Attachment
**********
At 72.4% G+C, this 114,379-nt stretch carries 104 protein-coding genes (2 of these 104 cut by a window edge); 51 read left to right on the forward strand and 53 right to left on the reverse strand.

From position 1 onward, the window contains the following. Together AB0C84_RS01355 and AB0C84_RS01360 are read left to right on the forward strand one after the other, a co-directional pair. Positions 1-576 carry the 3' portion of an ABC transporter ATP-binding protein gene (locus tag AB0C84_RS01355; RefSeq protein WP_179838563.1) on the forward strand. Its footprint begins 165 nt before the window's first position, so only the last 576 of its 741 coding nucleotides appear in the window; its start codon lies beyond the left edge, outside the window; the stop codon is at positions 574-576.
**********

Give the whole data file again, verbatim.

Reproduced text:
At 72.4% G+C, this 114,379-nt stretch carries 104 protein-coding genes (2 of these 104 cut by a window edge); 51 read left to right on the forward strand and 53 right to left on the reverse strand.

From position 1 onward, the window contains the following. Together AB0C84_RS01355 and AB0C84_RS01360 are read left to right on the forward strand one after the other, a co-directional pair. Positions 1-576 carry the 3' portion of an ABC transporter ATP-binding protein gene (locus tag AB0C84_RS01355; RefSeq protein WP_179838563.1) on the forward strand. Its footprint begins 165 nt before the window's first position, so only the last 576 of its 741 coding nucleotides appear in the window; its start codon lies beyond the left edge, outside the window; the stop codon is at positions 574-576.